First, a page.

Tanada throughout the world
Cultivated fields very similar to Tanada can be seen in almost all the rice-cropping mountains around the world. Rice terraces in Yunnan Province of China, Vietnam, the Kingdom of Thailand, Nepal, Indonesia and Philippines are especially well-known.
Furthermore, Tanada located in the central mountainous region of the Philippines (the Luzon Island) are said to be the largest in the world. This region was designated a World Heritage Site (cultural heritage) by the United Nations Educational, Scientific and Cultural Organization in 1995, as a group of rice terraces of the Philippine Cordilleras.
The 100 best rice terraces in Japan
The Ministry of Agriculture, Forestry and Fisheries selected the 100 best rice terraces in Japan for the purpose of promoting tourism, because the ministry determined that it was difficult to maintain rice terraces only through agricultural revenues and dual occupations. The 100 best, which was published on July 16, 1999, includes Tanada in 134 areas of 117 municipalities all over Japan.
The 100 best includes rice fields which look very like 'Tanada,' being located on a slope steeper than one twentieth, so it is expected that the Japanese traditional method of agricultural management is inherited in those rice fields, but actually mechanization is under way.
However, selected as a 'tourist spot,' the farming villages have been transformed into a venue for traditional agricultural experiences such as rice transplanting and harvesting, or a venue for 'green tourism.'
Of all the rice terraces built with mounds of earth, the number of rice paddies which are currently cultivated is 375. They were established by a nonprofit organization (NPO) called Oyama senmaida hozonkai (Oyama senmaida preservation society) in 1997. A large number of city-dwellers have become members of the NPO or owners of Tanada. The NPO is actively involved in various activities including production of tofu (bean curd) and miso (soybean paste). These rice paddies are designated for cultural landscape conservation and utilization activities by the Agency for Cultural Affairs.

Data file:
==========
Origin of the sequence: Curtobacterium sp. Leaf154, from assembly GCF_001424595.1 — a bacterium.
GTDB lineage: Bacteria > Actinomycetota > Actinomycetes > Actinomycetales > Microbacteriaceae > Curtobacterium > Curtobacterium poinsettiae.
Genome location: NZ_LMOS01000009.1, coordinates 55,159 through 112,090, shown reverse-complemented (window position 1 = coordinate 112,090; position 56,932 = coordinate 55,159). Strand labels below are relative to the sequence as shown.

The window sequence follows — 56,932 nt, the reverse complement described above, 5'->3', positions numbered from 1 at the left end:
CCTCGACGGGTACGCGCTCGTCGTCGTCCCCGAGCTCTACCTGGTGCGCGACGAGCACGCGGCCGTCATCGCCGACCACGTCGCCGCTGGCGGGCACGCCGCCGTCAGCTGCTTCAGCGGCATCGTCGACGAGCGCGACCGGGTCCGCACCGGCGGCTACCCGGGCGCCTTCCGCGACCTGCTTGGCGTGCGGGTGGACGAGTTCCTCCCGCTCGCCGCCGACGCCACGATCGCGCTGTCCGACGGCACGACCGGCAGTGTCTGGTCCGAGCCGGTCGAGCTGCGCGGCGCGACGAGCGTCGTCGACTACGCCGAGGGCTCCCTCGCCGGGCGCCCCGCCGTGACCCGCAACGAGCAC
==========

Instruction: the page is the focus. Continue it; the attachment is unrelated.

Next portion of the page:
The 'sake-making owner project,' in which the participants planted rice for brewing sake in Tanada, was started on April 23, 2006. About 180 people registered as participants this year. This is the third year of the project. People who wish to preserve Tanada, including city-dwellers and local farmers, planted rice in the fields. Seedlings are made into refined sake called 'Tanada no mai' (Dance in the rice terrace) by a brewery called 'Fusa no mai' (Dance of Bunches) and provided to the owners. The owners deepen exchanges through rice transplanting, mowing, harvesting, production of guinomi (Japanese sake cup) and a tour of the sake brewery.
Kiwa Town, Minamimuro County until the consolidation in November, 2005. 810 abandoned rice fields (2.4 hectares) have been restored in the restoration project since 1993. The number of rice terraces, including 530 rice fields cultivated by local farmers (4.6 hectares), total to 1,340 (7 hectares). Built with stone walls, these rice terraces have as many as 100 steps. They are on a very steep slope with a gradient of 1/4 (a one-meter elevation per four meters of horizontal length; about 14 degrees) and the difference of elevation between the highest rice field and the lowest one is no less than 100 m. It is said that there were 2,240 rice fields according to a cadastral register prepared in 1601. Senmaida hozonkai organized by the residents of Maruyama Village and Kiwa Furusato Kosha are engaged in maintenance and management of Tanada. There are 33 households in Maruyama Village. The residents' average age is about 70 years old. The villagers, members of Senmaida hozonkai and owners of Tanada (517 people in 113 groups) participate in agricultural tasks.
Fukano (Matsuzaka City)
The total extension of the stone wall built with about three million stones is approximately 120 km.
It is called an 'artwork of stone.'